Canada signs onto new NAFTA despite the persistence of steel and aluminum tariffs

Canada signs onto new NAFTA despite the persistence of steel and aluminum tariffs

U.S.’s punitive tariffs on steel and aluminum from other countries remain in place, along with stiff countermeasures from Canada and Mexico

Signing on to a revamped NAFTA alleviates the serious economic uncertainty that lingered throughout the negotiating process, Prime Minister Justin Trudeau said Friday while flanked by U.S. President Donald Trump and outgoing Mexican President Enrique Pena Nieto at a highly-anticipated formalizing of the trade pact in Buenos Aires.

Uncertainty would have only worsened and caused additional economic damage had the deal not been reached, Trudeau added.

“The new North American free trade agreement maintains stability for Canada’s entire economy, stability that’s essential for the millions of jobs and middle class families across the country,” he said. “That’s why I’m here today.”

The signing ceremony at a packed hotel in Buenos Aires on the sidelines of the G20 summit did not come without a fight.

The U.S.’s punitive tariffs on steel and aluminum from other countries remain in place, along with stiff countermeasures from Canada and Mexico. As negotiations to remove those tariffs dragged on in the past few weeks, Canadian officials and emissaries insisted Canada would not take part in a fanfare-filled signing affair until the levies were lifted.

All that changed this week, said one insider: “At the end of the day, removing the uncertainty from the rest of the economy is too important to pass up.”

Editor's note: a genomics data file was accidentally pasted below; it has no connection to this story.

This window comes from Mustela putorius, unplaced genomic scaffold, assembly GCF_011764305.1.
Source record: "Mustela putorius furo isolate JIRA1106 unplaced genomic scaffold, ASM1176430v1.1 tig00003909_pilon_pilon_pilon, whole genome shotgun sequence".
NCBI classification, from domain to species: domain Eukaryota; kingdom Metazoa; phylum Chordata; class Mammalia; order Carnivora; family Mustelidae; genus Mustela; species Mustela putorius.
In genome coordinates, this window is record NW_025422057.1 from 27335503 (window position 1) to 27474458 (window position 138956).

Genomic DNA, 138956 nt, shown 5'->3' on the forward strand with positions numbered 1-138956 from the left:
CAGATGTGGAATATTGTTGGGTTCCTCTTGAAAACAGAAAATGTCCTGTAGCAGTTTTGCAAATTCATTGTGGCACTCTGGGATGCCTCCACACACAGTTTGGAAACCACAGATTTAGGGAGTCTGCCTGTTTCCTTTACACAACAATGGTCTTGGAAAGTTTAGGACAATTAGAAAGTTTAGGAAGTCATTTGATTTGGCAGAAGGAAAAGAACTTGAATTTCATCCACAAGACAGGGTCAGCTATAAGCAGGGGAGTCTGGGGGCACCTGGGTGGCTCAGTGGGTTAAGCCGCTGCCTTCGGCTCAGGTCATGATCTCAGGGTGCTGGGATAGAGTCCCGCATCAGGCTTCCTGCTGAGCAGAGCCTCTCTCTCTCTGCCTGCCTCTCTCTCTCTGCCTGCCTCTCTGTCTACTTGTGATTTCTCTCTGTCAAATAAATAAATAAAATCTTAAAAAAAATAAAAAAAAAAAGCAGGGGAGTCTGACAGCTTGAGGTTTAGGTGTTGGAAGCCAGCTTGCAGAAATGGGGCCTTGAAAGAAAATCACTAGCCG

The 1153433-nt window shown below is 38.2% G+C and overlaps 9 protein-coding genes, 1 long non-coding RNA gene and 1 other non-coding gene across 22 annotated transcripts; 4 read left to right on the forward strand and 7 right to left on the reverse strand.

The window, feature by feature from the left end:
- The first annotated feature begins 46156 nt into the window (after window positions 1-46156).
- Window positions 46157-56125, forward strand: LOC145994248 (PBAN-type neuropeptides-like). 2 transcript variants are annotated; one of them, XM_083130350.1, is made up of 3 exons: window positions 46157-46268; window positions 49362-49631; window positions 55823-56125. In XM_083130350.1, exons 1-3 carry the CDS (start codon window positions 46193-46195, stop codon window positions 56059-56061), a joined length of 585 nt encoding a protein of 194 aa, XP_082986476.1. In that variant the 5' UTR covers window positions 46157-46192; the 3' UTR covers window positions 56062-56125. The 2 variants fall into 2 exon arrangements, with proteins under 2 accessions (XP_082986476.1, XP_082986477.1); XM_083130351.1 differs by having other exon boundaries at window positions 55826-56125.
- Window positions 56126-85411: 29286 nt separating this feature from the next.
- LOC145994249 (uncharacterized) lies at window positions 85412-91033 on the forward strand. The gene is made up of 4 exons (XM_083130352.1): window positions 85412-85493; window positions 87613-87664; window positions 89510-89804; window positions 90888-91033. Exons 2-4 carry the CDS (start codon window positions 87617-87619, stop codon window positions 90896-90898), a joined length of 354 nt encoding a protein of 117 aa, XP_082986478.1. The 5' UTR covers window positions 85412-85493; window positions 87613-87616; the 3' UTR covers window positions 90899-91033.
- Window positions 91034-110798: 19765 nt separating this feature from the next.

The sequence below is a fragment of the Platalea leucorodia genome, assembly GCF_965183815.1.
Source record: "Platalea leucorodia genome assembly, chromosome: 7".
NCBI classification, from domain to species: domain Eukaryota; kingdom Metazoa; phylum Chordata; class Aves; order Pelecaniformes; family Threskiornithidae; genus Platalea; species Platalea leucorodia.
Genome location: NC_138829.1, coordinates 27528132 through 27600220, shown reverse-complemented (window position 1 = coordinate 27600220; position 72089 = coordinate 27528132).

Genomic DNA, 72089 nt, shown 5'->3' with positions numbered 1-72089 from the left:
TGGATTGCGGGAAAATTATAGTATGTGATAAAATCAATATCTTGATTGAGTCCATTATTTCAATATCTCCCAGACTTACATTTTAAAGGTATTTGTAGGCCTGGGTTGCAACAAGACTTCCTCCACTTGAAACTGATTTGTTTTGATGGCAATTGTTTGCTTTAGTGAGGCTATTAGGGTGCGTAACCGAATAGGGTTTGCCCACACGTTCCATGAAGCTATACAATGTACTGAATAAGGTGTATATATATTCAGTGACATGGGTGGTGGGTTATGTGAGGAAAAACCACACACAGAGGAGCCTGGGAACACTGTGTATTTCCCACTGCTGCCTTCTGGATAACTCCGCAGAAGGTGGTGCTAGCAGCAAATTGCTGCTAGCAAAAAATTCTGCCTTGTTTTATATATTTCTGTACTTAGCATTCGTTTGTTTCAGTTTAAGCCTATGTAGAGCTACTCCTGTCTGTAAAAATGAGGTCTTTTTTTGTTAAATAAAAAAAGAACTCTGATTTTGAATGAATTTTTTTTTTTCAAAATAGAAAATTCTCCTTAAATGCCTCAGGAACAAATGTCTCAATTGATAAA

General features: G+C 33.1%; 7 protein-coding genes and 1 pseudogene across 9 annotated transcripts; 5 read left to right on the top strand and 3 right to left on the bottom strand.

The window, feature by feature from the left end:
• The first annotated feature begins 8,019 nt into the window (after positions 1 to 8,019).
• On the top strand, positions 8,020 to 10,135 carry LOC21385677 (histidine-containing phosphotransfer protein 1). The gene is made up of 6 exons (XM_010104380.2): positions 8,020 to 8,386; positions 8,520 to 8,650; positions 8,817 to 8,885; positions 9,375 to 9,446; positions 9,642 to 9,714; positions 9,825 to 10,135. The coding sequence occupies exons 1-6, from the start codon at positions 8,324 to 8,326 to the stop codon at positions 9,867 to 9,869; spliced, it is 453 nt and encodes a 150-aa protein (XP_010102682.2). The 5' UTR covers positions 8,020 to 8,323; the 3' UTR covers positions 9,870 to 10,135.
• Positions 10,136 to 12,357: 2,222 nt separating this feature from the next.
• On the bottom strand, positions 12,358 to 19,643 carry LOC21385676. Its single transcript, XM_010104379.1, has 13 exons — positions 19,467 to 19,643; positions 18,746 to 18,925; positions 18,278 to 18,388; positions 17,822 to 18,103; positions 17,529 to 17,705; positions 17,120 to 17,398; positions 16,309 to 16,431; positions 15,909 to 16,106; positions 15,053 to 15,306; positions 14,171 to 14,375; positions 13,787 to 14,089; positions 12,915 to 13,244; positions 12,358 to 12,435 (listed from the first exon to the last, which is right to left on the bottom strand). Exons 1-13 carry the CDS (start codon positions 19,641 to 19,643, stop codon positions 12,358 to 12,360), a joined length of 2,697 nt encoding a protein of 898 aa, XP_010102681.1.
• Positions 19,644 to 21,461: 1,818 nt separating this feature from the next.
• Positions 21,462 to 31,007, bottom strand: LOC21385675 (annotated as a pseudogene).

During his remarks, Trudeau made a point of nudging Trump to remove the tariffs.

“There’s much more work to do in lowering trade barriers and in fostering growth that benefits everyone,” Trudeau said.

“As a result, the tariff-free access NAFTA guaranteed for more than 70 per cent of Canada’s total exports is secure. That’s essential for businesses, families, jobs, entrepreneurs, and hardworking people in every corner of our country. “

Trudeau raised the tariff issue before the three leaders emerged together for the signing ceremony, said officials in the Prime Minister’s Office.

A Canadian official also said earlier Friday that the big advantage of signing onto the agreement now is a side letter on the auto industry exempting Canada of potential tariffs on exports of up to 2.6 million vehicles — well above current levels.

At the beginning of his remarks, Trump also acknowledged the process to negotiate the United States-Mexico-Canada agreement has been “a battle.”

“Battles sometimes make great friendships, so it is really terrific,” Trump said.

READ MORE: 5 of the weirdest items affected by the Canada-U.S. trade war

READ MORE: Americans #ThankCanada as tariff spat continues

Friday marked an important deadline for the trade pact because a new Mexican president takes over Saturday who might not honour the tentative deal struck by his predecessor.

Trump acknowledged that Friday was Pena Nieto’s last day in office and congratulated him on the achievement of signing on to the deal.